|Publication number||US4090663 A|
|Application number||US 05/772,795|
|Publication date||May 23, 1978|
|Filing date||Feb 28, 1977|
|Priority date||Feb 28, 1977|
|Publication number||05772795, 772795, US 4090663 A, US 4090663A, US-A-4090663, US4090663 A, US4090663A|
|Inventors||Ulrich Bonne, James R. Tobias|
|Original Assignee||Honeywell Inc.|
|Export Citation||BiBTeX, EndNote, RefMan|
|Patent Citations (6), Referenced by (16), Classifications (15)|
|External Links: USPTO, USPTO Assignment, Espacenet|
This invention relates to a control system adapted to control an air circulation fan of a temperature conditioning apparatus as a function of the difference in temperature between the apparatus plenum temperature and the return air temperature. This may include heating and/or cooling apparatus, however; to simplify the description of the invention a forced air furnace is specifically described. In a specific embodiment then, this invention relates to a control system adapted for a forced warm air furnace air circulation fan or blower control and especially to maintaining furnace system efficiency during night setback operation. The setting of a thermostat to a lower temperature control point during the night (i.e. night setback) saves fuel because it reduces the building load imposed on the heating system. The resulting efficiency of forced warm air furnace systems may be lowered considerably, however, because of the relationship between the fixed steady state plenum temperature rise and make-break circulating fan switch temperature settings on one hand, and the variable room air temperatures (combustion and return air temperatures) on the other hand.
The improved control system to avoid deterioration of furnace system efficiency during night setback is to reduce the air circulating fan turn-off setpoint by substantially the same amount in degrees that the room temperature is dropped, and in the preferred embodiment shown, this is by adding a return air temperature sensor in addition to the plenum temperature sensor and feeding both signals to a circuit which responds to the difference in the two signals.
FIG. 1 is a schematic view of a forced warm air furnace equipped with the improved difference temperature fan control.
FIG. 2 shows a portion of FIG. 1 in greater detail.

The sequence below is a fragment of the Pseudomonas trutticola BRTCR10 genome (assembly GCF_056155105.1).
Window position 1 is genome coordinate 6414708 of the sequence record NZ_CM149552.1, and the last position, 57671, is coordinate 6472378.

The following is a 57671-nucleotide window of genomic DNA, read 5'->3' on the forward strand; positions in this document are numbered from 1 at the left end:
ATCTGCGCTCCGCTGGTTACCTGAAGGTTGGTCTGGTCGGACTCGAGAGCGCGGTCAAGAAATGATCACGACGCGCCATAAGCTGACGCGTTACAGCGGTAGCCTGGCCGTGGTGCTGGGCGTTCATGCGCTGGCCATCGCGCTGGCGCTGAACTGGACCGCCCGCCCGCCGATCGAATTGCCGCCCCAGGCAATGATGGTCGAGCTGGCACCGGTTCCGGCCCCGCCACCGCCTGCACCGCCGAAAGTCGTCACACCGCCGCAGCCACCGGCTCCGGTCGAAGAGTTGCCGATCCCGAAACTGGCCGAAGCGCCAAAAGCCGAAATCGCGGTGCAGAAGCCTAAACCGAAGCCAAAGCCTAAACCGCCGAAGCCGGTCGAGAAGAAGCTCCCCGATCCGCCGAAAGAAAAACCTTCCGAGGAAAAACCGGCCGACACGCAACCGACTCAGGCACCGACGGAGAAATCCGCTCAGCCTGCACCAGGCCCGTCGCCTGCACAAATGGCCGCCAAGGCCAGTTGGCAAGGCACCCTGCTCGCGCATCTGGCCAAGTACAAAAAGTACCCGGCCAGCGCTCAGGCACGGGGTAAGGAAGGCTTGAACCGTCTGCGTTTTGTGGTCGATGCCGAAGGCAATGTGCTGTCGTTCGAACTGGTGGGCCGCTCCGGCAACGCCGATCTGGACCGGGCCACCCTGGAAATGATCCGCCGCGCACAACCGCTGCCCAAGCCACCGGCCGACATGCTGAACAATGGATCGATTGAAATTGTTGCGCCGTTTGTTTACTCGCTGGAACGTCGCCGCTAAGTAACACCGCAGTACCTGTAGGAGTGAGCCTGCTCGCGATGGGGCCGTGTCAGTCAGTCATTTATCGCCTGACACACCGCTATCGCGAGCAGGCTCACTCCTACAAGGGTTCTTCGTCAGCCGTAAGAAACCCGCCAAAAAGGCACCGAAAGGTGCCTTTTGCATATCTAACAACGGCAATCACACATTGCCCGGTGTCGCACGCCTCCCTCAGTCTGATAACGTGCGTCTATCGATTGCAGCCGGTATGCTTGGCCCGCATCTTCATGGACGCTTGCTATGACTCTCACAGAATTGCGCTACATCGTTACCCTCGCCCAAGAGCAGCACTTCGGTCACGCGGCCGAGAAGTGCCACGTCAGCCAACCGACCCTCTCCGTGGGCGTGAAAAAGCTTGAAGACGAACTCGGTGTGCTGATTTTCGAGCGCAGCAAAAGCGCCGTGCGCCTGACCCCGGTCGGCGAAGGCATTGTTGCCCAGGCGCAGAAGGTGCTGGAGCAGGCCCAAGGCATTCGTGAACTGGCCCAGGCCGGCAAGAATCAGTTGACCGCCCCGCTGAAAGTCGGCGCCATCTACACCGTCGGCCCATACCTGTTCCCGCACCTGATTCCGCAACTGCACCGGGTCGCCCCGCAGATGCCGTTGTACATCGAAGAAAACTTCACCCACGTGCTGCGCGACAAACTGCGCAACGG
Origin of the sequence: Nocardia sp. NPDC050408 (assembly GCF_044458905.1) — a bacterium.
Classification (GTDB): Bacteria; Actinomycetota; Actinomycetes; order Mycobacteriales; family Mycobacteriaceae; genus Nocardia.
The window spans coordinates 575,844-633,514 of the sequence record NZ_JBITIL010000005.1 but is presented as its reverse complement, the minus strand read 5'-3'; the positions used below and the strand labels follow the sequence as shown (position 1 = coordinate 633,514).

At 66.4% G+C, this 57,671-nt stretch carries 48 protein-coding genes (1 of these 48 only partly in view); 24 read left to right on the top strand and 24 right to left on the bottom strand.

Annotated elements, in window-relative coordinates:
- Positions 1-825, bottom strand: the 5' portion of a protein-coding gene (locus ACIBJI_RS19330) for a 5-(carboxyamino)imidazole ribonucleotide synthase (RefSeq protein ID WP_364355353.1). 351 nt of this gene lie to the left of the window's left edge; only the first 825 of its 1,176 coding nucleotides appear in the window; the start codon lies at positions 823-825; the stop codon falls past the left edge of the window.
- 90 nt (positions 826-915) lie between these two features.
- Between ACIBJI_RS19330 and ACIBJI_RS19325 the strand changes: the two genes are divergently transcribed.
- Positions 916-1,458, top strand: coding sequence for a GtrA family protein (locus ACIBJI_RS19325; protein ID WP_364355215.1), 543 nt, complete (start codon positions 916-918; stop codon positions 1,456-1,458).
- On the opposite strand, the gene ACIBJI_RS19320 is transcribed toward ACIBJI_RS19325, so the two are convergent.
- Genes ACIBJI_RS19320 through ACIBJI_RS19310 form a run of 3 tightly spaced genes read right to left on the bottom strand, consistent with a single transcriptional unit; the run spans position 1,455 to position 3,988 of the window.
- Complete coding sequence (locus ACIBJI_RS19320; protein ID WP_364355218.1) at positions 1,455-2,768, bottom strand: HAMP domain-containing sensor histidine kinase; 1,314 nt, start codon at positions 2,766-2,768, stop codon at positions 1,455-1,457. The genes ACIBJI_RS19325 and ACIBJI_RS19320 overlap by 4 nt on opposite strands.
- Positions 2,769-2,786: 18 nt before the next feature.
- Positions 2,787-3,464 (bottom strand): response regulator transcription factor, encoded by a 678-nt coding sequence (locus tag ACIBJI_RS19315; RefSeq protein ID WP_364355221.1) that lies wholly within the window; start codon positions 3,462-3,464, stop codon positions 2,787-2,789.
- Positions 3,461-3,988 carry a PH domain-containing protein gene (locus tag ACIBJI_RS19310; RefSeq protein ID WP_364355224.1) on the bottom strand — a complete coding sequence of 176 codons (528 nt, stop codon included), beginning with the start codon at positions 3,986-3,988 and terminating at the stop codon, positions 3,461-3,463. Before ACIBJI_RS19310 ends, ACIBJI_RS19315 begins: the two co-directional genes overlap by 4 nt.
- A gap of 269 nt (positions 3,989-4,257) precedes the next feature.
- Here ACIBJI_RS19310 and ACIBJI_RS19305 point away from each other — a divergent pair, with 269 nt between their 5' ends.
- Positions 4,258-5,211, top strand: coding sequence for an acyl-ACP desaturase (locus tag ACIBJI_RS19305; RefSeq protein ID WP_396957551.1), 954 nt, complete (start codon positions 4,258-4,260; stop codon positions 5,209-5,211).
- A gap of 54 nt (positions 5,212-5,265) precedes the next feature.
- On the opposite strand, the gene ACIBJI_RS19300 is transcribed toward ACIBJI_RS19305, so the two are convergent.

FIGS. 3 and 4 are graphical and show the calculated change in furnace system efficiency vs. furnace load (FIG. 3) and building load (FIG. 4).
In FIG. 1 the temperature conditioning apparatus, shown as a gas-fired, forced warm-air furnace, is generally shown at 10, having a fan 11 to circulate the warm air from the furnace plenum 12 throughout the heated space. The return air duct or passage 13 brings room return air back to the fan. In the plenum 12 or furnace discharge air stream there is a first temperature sensor 14, such as for example an NTC thermistor, and in the return air duct 13 there is a second temperature sensor 15 which may be of the same type. Both sensors 14 and 15 are connected to a differential fan limit control 16. The fan limit control 16 controls the energization of the fan 11. Although thermistors are shown as sensors, the sensors may also be thermocouples activating a circuit. The sensors may also be non-electrical types such as bulb-and-tube or bimetal.
In FIG. 2 the difference fan control 16 and the sensors are shown in more detail and the NTC sensors 14 and 15 are shown in a resistive bridge arrangement, the outputs 20 and 21 of the bridge being connected to the positive and negative inputs of an operational amplifier 22, such as a FairchildμA798. Positive feedback is provided around the amplifier to make the amplifier output switch. The switching output of op. amp. 22 is connected in controlling relation to a relay 24 at winding 23, which relay switches the line voltage for fan 11 by means of the relay contacts 25. The resistive feedback as shown includes a differential adjustment potentiometer 26 as it may be desirable to have the amplifier pull-in at a signal level representing about 45° F difference at the sensors and drop-out at a lesser signal level representing about 20° F difference at the two sensors. The pot. 26 provides for adjusting this hysteresis between pull-in and drop-out.